Coronavirus: Lessons From Past EpidemicsOverview
This 11-minute documentary provides students with the context needed to understand how the current fight against the coronavirus, COVID-19, is built upon previous public health campaigns to eradicate epidemics like polio and smallpox.
It also helps them examine the history of anti-disease efforts on the world stage, and illustrates the importance of different tools in the elimination of diseases. The video focuses on Dr. Larry Brilliant, who applies the lessons he learned from fighting smallpox and polio to the fight against COVID-19.
- How international organizations and the U.S. government have sought to eradicate infectious diseases like smallpox.
- How the changing global political landscape after smallpox was eradicated made polio more difficult.
- How social trust and other tools relate to the suppression of contagious diseases.
- Social Studies
- U.S. History
- World History
- 21st Century
- The Modern Era (1980-Present)
- Public Health
Introducing the Lesson
The race for a vaccine against COVID19 recalls past efforts to conquer infectious diseases. Dr. Larry Brilliant learned about epidemics while working to eradicate smallpox in India in the 1970s. An estimated 300 million people died from smallpox in the 20th century alone. Because all cases needed to be identified in order to vaccinate those around the patient, he and scores of Indian health workers went door-to-door checking more than 100 million households. They used unorthodox methods – like parades with elephants to lure children into view. Finally, on October 16, 1975 two-year-old Rahima Banu was the last person to be diagnosed with Variola Major–the deadliest strain of the smallpox virus.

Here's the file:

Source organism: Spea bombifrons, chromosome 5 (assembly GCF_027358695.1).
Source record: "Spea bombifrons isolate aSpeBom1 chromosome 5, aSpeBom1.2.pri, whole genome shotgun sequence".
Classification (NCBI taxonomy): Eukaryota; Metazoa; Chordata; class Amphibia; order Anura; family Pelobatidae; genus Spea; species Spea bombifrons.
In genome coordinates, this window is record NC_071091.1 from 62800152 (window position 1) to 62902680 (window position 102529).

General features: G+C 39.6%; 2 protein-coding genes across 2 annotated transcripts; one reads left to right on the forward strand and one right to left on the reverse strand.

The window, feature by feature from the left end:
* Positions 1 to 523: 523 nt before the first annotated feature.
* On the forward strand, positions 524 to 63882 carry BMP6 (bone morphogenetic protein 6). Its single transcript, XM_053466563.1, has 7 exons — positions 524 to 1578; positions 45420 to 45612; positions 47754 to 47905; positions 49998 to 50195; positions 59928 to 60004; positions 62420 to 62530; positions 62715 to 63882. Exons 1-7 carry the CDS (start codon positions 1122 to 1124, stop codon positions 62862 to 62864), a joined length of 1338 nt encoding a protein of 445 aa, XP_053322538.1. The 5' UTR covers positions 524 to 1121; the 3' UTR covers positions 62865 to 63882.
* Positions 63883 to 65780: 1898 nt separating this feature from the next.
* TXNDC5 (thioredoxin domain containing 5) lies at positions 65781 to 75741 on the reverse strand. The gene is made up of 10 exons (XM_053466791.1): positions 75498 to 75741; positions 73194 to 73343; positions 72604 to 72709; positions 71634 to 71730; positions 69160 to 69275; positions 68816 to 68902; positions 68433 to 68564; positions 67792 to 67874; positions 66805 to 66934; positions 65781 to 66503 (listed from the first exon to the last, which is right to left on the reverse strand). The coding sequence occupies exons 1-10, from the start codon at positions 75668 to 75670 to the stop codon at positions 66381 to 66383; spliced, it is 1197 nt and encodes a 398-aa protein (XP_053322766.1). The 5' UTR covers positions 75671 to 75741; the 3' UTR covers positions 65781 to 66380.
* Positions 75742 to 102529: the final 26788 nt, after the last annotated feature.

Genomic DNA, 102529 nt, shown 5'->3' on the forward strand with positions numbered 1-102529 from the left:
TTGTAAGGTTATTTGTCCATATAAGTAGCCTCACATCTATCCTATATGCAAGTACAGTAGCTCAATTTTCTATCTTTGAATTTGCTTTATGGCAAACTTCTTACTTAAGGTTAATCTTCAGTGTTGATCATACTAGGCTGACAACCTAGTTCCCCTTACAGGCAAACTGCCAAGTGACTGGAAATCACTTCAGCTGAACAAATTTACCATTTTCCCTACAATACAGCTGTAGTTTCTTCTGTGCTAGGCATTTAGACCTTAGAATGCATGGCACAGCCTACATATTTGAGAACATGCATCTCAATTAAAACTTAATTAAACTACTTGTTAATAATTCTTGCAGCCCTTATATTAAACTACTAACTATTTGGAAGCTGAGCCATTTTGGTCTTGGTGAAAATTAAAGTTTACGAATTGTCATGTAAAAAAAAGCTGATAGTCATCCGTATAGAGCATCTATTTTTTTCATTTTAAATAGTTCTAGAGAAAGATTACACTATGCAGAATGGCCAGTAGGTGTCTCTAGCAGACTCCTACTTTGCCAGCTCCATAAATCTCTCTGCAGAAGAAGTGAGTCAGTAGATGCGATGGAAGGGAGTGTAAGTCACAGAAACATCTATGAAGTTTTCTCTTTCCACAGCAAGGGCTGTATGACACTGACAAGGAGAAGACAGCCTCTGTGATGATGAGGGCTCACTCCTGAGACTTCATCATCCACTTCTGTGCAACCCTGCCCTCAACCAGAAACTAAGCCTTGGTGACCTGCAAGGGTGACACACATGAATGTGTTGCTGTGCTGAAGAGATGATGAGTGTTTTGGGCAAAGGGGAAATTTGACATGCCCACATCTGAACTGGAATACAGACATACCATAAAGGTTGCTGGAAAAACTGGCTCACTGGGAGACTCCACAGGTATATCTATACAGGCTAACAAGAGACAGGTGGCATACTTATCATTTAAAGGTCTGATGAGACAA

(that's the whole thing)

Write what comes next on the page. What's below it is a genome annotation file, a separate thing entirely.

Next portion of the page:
But smallpox remains the only infectious disease to have been globally extinguished. Energized by the success of the smallpox program, the global public health community moved to tackle another ancient scourge: polio, a killer virus which paralyzed more than 300,000 people that year. The new campaign surged ahead, and polio was eliminated from 118 countries in only 14 years. But there have been setbacks, largely due to the lack of public trust and today it remains active in two countries.
Today, in fighting the coronavirus, Dr. Brilliant is urging the U.S. to speed up testing, the mobilization of medical supplies and building of field hospitals, and for public health experts to think outside the box, a hallmark of the effort that eradicated smallpox.
- Why did they need to use unorthodox methods to find children with smallpox in India?
- Why was the campaign to eradicate polio different?
- What are the takeaways from the history of fighting smallpox and polio most relevant for dealing with the coronavirus today?
- In the fight against COVID-19, what are the lessons that policy makers didn’t seem to learn from the past?
- Is it ever acceptable for intelligence organizations to use humanitarian operations as a cover story for their secret activities? Do the ends (gaining crucial intelligence) justify the means (reducing social trust)?
- Based on what you’ve learned, will the U.S. be better prepared to confront the next pandemic?
Analyze a complex set of ideas or sequences of events and explain how specific individuals, ideas, or events interact or develop over the course of a text.
Integrate and evaluate multiple sources of information presented in diverse formats and media (e.g., visually, quantitatively, as well as in words) in order to address a question or solve a problem.
Analyze multiple and complex causes and effect of events in the past.
Evaluate public policies in terms of intended and unintended outcomes, and related consequences.
Evaluate how historical events and developments were shaped by unique circumstances of time and place as well as broader historical contexts.
Skill 2.C: Explain the significance of a source’s point of view, purpose, and historical situation.
Theme 6: America in The World (WOR).